The Toshiba Gigabeat T400 Digital Music Player Review

Judie Says: If you agreed with me that the Toshiba gigabeat U202 was a product comparable to the Apple Shuffle, then I think you’ll also agree that it would be hard for the Toshiba gigabeat T400 to avoid comparisons with the the 4GB Apple Nano. Both of them have a relatively intuitive interface, both have vivid color screens for picture and video, and both cost under $150.

The gigabeat has drag and drop features and plays perfectly with Windows Media Player, while the Nano has the full support of the well established iTunes audio and video download store. Which is better? I guess it just depends on what type of music and video you have in your collection, and whether or not you are tied to a particular brand.

For this review I enlisted Jerry’s help; I’ll cover the hardware portion, and he will cover the software…


Included in box are the T400 gigabeat portable media player, a Mini USB cable, an installation CD, earbuds, a quick start guide, 30 days free from Napster, and 35 free music downloads from eMusic.


The T400 is available in black with pink, blue or orange PlusPad and case accents, and a matching set of earbuds are included. I was obviously sent the pink incarnation…


Audio Playback Format – MP3, WMA, WMA Lossless, WAV
Frequency Response – 22.05/44.1/48kHz
Bit Rate – MP3 STEREO: 32-320kbps, WMA LOSSLESS, WMA STEREO: 32-192kbps
Photo Format – JPG, 320 x 240
Battery Type – Built-in Rechargeable Li-Ion Battery
Battery Life – Up to 16 hours (audio), 5 hours (video)
Storage Media (Internal) – 4GB3 NAND Flash Memory
Maximum Song Storage – (Audio) (128kbps WMA), Up to 1000 Songs
Display – 2.4” Color LCD (QVGA), Up to 262,144 colors
Audio Output Levels – 16mW + 16 mW
Audio Frequency – 20-20,000Hz
Audio S/N Ratio – 95dB
USB – USB miniAB [USB 2.0]
OS Compatibility – Windows® XP SP2 or Higher

The T400 measures exactly 3.375? tall x 2.12? wide x 0.4? thick, and it weighs 1.9 ounces. Its body is composed of extremely shiny, and thus extremely fingerprint prone, black plastic. Although certainly lightweight, the T400 does not creak or flex when torqued, and it feels quite solid in hand.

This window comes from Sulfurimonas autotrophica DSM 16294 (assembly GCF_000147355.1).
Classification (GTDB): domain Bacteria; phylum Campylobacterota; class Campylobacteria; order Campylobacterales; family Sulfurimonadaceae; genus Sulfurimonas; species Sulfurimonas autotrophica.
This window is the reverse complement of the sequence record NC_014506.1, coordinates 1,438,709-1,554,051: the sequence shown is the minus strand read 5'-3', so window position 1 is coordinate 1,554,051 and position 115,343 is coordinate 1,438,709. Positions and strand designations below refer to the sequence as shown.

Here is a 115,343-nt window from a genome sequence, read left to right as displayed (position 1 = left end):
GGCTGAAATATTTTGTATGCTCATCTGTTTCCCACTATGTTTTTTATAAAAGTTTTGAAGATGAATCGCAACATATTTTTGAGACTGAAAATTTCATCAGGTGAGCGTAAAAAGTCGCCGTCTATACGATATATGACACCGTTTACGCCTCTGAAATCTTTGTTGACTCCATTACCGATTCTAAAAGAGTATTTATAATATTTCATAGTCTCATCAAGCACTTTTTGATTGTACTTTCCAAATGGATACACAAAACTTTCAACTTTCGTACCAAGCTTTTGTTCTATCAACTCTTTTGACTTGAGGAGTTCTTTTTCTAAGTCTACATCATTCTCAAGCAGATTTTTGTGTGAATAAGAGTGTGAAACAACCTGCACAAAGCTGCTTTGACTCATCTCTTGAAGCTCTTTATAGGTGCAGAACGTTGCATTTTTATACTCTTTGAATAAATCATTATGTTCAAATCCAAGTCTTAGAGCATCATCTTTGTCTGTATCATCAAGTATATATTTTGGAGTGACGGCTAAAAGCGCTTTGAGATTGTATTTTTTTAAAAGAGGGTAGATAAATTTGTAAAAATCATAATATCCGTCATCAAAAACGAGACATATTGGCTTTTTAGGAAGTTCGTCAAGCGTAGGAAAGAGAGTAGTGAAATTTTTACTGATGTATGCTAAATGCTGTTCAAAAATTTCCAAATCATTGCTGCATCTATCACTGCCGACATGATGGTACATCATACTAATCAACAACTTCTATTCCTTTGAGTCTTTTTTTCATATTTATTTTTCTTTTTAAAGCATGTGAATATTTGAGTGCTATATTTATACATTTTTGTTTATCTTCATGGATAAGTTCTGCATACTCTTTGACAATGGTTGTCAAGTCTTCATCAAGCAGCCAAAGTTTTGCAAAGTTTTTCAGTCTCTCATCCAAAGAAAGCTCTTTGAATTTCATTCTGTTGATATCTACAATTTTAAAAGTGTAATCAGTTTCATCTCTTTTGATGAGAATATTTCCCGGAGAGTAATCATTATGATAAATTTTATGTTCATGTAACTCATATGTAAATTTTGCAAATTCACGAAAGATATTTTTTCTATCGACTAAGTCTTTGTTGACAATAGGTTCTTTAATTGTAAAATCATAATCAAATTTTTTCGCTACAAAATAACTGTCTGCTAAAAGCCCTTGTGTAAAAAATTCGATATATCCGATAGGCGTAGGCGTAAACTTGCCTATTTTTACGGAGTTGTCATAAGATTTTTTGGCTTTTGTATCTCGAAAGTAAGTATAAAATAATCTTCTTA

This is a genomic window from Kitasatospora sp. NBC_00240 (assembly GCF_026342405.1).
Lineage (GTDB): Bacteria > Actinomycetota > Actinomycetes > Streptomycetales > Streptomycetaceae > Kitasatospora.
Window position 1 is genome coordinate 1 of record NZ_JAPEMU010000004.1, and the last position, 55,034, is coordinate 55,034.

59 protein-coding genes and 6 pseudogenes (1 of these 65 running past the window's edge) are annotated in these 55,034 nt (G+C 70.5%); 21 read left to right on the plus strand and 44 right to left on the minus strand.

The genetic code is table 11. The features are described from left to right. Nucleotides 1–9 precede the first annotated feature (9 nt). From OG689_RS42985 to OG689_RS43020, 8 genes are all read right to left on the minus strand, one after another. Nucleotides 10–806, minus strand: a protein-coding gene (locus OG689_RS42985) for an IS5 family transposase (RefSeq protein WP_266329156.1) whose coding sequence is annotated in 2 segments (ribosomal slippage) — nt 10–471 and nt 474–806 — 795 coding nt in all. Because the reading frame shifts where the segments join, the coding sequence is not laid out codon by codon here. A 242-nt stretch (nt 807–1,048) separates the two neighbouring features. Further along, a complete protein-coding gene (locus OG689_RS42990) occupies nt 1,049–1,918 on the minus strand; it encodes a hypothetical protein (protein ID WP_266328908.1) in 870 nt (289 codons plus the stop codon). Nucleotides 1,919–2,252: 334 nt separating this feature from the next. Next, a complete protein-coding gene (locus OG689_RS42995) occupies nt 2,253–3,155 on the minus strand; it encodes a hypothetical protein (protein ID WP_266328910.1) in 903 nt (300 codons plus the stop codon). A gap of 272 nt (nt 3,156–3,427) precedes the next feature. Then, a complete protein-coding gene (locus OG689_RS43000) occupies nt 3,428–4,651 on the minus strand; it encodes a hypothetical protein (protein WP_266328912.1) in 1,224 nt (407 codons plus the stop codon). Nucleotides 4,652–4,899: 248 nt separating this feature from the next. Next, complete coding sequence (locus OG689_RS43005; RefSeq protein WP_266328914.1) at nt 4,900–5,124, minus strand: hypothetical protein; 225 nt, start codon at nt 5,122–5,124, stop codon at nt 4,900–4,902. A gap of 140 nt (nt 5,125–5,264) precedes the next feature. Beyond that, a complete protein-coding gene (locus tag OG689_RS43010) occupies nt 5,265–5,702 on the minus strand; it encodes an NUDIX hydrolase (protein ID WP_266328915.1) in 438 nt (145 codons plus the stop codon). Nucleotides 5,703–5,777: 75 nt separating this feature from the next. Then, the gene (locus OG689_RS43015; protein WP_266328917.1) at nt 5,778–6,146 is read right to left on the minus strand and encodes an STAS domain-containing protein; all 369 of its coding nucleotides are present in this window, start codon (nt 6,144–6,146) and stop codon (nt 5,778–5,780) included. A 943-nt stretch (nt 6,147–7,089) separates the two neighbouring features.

There are four buttons on the front which are labeled (going clockwise from bottom right of this picture) Back, OK, Play / Pause, and Start (the Windows* icon). There is also a four-way PlusPad, which allows up, down, and side to side navigation.

*Yes, that Windows…


…because as you will see on the pink aluminum-ringed back, this gigabeat is Windows embedded. This becomes very evident when exploring the user interface, which is suspiciously Zune-like, for those of you that are familiar with that other digital music player.


Doing a quick ring around the device reveals that the bottom of the T-400 is where all the action is.

From left to right are the mini USB sync & charge port, the combined power and hold switch, and the 3.5mm headphone jack. Due to the otherwise excellent construction of the gigabeat, I was a little bit mystified that there are two exposed Phillips screw heads. I mean, the iPod’s guts are locked up tighter than Fort Knox, and cracking an older one open to exchange the battery is enough to cause a non-gearhead to break out in hives. Perhaps because the battery in the Toshiba is also technically non-user replaceable, the Phillips head screws will make the future proposition of battery work seem less intimidating…maybe. That’s assuming a battery replacement will be available somewhere to purchase; but I digress.